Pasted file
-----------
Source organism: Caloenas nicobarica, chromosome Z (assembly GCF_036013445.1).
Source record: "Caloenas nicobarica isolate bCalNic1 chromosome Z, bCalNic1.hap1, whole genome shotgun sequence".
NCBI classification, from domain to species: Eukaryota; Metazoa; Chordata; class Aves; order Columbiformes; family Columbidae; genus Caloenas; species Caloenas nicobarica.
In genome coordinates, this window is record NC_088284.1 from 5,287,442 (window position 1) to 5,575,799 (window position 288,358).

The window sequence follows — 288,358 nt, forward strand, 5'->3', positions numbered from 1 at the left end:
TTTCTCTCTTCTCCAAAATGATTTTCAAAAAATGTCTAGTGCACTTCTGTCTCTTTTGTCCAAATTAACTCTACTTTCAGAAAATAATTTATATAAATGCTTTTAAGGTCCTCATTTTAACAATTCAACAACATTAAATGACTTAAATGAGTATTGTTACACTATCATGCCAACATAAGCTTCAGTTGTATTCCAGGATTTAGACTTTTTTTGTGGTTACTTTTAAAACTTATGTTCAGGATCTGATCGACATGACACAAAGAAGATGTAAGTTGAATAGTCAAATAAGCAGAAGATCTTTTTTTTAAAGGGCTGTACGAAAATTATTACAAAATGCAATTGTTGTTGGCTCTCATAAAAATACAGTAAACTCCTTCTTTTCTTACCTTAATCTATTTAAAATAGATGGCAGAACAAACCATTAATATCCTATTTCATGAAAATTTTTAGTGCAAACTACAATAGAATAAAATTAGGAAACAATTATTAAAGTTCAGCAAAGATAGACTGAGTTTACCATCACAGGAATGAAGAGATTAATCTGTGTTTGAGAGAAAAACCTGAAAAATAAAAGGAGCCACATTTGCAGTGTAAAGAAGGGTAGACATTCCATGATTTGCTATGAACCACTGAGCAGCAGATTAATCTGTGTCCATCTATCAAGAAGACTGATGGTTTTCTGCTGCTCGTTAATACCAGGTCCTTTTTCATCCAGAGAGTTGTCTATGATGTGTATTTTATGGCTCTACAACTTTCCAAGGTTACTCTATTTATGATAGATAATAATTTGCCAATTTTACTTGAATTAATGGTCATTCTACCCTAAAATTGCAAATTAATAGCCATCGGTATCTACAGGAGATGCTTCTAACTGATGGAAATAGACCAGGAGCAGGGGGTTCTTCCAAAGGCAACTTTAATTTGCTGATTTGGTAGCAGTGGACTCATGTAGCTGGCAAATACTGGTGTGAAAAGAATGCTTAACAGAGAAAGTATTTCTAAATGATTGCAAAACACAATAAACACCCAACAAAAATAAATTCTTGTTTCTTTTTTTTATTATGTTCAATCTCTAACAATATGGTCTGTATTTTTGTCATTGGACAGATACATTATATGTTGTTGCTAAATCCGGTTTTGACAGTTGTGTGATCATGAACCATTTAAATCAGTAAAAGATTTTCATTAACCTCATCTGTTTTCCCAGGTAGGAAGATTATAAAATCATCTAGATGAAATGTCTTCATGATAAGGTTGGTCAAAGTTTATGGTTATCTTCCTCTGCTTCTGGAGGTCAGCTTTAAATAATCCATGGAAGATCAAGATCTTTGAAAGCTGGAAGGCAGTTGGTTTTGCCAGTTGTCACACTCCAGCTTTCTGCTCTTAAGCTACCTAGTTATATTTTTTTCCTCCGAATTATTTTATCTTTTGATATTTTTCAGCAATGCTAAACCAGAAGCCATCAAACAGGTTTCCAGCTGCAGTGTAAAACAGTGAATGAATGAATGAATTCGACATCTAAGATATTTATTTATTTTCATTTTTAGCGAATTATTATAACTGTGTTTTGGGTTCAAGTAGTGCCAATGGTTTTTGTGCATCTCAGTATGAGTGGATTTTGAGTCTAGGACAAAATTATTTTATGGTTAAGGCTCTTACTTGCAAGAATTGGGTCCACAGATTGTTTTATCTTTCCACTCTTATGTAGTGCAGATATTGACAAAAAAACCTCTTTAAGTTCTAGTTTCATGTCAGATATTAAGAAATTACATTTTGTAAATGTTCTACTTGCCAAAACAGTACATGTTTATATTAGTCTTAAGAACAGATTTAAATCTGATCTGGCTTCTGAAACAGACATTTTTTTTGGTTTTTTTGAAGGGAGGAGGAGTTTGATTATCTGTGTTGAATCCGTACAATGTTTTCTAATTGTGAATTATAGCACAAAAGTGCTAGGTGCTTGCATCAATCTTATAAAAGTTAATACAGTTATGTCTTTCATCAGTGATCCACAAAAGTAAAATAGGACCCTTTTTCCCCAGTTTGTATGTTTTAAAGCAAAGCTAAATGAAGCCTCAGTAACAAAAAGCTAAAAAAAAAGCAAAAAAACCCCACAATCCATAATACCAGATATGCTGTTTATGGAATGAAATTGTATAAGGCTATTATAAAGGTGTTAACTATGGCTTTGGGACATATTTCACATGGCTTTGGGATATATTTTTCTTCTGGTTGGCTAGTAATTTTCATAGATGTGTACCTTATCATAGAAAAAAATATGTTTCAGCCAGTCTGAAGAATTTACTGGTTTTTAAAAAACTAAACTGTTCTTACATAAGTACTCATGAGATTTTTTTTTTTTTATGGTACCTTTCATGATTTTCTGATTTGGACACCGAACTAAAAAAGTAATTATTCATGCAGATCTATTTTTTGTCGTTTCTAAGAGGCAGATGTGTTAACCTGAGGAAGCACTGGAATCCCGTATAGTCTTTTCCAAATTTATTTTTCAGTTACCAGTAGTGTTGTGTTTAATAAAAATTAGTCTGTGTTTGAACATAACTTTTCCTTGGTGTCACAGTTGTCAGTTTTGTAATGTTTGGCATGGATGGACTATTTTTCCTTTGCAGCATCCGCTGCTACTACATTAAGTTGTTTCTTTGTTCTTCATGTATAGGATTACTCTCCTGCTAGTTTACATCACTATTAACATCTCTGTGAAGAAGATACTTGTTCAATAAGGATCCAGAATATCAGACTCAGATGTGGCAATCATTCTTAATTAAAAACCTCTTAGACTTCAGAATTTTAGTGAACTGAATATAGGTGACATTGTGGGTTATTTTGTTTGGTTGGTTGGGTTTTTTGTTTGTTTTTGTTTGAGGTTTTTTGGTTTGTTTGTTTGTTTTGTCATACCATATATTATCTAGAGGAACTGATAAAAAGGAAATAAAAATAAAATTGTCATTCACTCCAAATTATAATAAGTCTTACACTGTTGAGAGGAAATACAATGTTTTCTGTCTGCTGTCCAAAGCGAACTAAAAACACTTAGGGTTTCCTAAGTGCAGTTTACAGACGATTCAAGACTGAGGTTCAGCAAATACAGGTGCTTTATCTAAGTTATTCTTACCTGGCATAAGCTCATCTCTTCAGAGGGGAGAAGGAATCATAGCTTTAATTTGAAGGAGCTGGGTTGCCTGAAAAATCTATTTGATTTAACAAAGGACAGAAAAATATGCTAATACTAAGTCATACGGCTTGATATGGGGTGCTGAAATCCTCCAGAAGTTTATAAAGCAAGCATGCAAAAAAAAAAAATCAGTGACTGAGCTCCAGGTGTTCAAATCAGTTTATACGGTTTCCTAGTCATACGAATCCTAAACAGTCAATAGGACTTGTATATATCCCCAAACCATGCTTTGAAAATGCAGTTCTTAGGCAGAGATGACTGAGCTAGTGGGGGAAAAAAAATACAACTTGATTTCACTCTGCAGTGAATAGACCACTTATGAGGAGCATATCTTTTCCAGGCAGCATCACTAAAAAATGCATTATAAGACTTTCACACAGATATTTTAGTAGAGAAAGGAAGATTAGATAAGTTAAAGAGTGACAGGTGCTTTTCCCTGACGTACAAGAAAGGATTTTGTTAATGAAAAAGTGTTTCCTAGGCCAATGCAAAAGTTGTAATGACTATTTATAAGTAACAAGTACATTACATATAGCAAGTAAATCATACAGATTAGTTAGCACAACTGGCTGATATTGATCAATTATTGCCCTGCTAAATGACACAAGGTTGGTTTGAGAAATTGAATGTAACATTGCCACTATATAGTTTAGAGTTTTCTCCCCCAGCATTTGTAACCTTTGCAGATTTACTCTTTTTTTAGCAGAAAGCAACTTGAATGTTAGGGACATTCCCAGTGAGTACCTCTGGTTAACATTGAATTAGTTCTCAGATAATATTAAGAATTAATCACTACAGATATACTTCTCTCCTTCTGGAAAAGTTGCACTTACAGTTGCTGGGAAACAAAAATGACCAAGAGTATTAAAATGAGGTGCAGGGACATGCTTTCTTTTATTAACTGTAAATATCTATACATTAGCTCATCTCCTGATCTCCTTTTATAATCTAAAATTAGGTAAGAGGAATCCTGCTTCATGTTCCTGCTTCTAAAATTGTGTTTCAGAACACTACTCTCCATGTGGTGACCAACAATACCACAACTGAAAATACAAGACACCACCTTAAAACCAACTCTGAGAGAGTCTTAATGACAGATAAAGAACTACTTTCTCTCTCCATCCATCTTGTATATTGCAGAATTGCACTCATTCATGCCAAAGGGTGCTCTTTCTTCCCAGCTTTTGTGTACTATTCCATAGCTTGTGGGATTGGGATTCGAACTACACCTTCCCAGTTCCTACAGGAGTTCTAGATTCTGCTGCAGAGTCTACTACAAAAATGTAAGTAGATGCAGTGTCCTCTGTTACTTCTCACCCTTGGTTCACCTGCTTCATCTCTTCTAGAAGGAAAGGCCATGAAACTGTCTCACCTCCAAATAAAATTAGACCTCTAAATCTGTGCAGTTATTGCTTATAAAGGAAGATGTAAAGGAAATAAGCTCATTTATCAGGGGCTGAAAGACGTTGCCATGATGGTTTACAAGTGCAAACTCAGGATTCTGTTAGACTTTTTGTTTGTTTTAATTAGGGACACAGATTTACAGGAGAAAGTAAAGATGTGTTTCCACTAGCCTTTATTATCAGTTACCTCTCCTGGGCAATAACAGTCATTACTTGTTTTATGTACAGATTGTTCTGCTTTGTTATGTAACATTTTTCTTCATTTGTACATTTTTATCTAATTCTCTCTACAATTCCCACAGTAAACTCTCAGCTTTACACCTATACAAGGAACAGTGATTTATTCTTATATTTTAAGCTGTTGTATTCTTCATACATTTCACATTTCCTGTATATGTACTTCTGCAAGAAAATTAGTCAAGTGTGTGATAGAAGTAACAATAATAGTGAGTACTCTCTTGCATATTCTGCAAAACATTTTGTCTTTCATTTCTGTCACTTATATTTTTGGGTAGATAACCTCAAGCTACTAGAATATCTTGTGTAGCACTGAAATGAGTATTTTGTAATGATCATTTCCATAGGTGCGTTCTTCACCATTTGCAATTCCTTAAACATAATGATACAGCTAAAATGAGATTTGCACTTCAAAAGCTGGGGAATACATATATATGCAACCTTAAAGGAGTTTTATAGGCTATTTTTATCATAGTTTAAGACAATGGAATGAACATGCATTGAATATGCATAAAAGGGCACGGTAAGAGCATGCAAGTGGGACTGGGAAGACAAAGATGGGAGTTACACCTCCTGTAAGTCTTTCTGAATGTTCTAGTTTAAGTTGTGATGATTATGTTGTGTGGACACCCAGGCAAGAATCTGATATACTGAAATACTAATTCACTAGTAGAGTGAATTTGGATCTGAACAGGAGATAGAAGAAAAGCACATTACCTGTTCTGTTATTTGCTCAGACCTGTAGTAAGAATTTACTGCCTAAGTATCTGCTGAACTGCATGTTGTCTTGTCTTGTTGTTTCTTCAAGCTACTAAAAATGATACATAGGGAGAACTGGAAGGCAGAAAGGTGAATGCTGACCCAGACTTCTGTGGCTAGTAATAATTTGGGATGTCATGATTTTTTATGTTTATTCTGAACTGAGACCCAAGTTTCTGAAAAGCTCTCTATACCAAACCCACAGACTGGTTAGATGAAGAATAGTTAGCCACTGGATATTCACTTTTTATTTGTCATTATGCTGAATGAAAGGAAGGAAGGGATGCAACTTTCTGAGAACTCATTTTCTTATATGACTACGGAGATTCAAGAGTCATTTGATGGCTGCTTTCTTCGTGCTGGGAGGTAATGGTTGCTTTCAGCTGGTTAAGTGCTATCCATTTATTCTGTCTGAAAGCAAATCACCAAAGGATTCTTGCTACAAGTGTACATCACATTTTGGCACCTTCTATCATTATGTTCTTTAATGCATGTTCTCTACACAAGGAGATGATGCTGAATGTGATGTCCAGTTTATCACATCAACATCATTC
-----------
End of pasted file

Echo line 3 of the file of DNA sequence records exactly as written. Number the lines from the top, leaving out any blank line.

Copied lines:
NCBI classification, from domain to species: Eukaryota; Metazoa; Chordata; class Aves; order Columbiformes; family Columbidae; genus Caloenas; species Caloenas nicobarica.